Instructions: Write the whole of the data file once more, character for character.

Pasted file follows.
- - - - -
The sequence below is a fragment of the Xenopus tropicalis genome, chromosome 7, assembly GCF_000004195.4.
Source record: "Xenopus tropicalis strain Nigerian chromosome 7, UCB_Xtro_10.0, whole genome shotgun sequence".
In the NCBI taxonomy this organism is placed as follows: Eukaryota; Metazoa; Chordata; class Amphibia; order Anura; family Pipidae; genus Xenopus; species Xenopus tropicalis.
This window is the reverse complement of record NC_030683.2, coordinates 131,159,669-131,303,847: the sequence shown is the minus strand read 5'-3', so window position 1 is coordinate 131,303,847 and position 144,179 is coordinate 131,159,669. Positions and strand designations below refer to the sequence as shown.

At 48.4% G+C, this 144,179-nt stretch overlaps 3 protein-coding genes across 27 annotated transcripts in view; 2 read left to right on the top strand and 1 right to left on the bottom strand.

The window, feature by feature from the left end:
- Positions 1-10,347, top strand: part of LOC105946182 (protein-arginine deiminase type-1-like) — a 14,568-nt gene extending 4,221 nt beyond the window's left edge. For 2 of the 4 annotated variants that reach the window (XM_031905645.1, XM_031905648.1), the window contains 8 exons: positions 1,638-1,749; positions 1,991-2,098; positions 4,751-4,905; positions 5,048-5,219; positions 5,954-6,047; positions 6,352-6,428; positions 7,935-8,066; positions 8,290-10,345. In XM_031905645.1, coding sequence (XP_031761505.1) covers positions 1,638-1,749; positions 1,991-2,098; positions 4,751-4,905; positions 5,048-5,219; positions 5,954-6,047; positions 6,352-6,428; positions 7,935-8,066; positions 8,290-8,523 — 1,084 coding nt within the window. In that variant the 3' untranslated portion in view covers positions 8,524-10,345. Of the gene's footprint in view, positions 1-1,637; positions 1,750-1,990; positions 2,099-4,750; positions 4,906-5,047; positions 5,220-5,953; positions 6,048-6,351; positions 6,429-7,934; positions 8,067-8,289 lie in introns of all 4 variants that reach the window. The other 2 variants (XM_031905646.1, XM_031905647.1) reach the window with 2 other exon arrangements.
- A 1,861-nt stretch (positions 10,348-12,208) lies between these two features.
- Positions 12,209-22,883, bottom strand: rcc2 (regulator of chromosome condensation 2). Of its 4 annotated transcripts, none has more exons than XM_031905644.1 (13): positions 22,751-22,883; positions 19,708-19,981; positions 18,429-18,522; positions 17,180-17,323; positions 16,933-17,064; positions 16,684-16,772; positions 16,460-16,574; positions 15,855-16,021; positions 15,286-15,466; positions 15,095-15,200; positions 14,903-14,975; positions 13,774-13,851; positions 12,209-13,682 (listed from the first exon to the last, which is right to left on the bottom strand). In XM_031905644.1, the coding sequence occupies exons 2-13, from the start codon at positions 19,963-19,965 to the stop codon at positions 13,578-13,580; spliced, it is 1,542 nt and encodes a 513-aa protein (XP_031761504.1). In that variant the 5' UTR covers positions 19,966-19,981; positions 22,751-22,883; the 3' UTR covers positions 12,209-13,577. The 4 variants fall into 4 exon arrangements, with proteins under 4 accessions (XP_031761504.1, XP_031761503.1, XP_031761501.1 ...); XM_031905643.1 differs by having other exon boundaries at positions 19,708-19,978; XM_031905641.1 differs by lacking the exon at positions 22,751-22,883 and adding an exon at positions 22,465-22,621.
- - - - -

The sequence below is a fragment of the Xenopus tropicalis genome, chromosome 7, assembly GCF_000004195.4.
Source record: "Xenopus tropicalis strain Nigerian chromosome 7, UCB_Xtro_10.0, whole genome shotgun sequence".
In the NCBI taxonomy this organism is placed as follows: Eukaryota; Metazoa; Chordata; class Amphibia; order Anura; family Pipidae; genus Xenopus; species Xenopus tropicalis.
This window is the reverse complement of record NC_030683.2, coordinates 131,159,669-131,303,847: the sequence shown is the minus strand read 5'-3', so window position 1 is coordinate 131,303,847 and position 144,179 is coordinate 131,159,669. Positions and strand designations below refer to the sequence as shown.

At 48.4% G+C, this 144,179-nt stretch overlaps 3 protein-coding genes across 27 annotated transcripts in view; 2 read left to right on the top strand and 1 right to left on the bottom strand.

The window, feature by feature from the left end:
- Positions 1-10,347, top strand: part of LOC105946182 (protein-arginine deiminase type-1-like) — a 14,568-nt gene extending 4,221 nt beyond the window's left edge. For 2 of the 4 annotated variants that reach the window (XM_031905645.1, XM_031905648.1), the window contains 8 exons: positions 1,638-1,749; positions 1,991-2,098; positions 4,751-4,905; positions 5,048-5,219; positions 5,954-6,047; positions 6,352-6,428; positions 7,935-8,066; positions 8,290-10,345. In XM_031905645.1, coding sequence (XP_031761505.1) covers positions 1,638-1,749; positions 1,991-2,098; positions 4,751-4,905; positions 5,048-5,219; positions 5,954-6,047; positions 6,352-6,428; positions 7,935-8,066; positions 8,290-8,523 — 1,084 coding nt within the window. In that variant the 3' untranslated portion in view covers positions 8,524-10,345. Of the gene's footprint in view, positions 1-1,637; positions 1,750-1,990; positions 2,099-4,750; positions 4,906-5,047; positions 5,220-5,953; positions 6,048-6,351; positions 6,429-7,934; positions 8,067-8,289 lie in introns of all 4 variants that reach the window. The other 2 variants (XM_031905646.1, XM_031905647.1) reach the window with 2 other exon arrangements.
- A 1,861-nt stretch (positions 10,348-12,208) lies between these two features.
- Positions 12,209-22,883, bottom strand: rcc2 (regulator of chromosome condensation 2). Of its 4 annotated transcripts, none has more exons than XM_031905644.1 (13): positions 22,751-22,883; positions 19,708-19,981; positions 18,429-18,522; positions 17,180-17,323; positions 16,933-17,064; positions 16,684-16,772; positions 16,460-16,574; positions 15,855-16,021; positions 15,286-15,466; positions 15,095-15,200; positions 14,903-14,975; positions 13,774-13,851; positions 12,209-13,682 (listed from the first exon to the last, which is right to left on the bottom strand). In XM_031905644.1, the coding sequence occupies exons 2-13, from the start codon at positions 19,963-19,965 to the stop codon at positions 13,578-13,580; spliced, it is 1,542 nt and encodes a 513-aa protein (XP_031761504.1). In that variant the 5' UTR covers positions 19,966-19,981; positions 22,751-22,883; the 3' UTR covers positions 12,209-13,577. The 4 variants fall into 4 exon arrangements, with proteins under 4 accessions (XP_031761504.1, XP_031761503.1, XP_031761501.1 ...); XM_031905643.1 differs by having other exon boundaries at positions 19,708-19,978; XM_031905641.1 differs by lacking the exon at positions 22,751-22,883 and adding an exon at positions 22,465-22,621.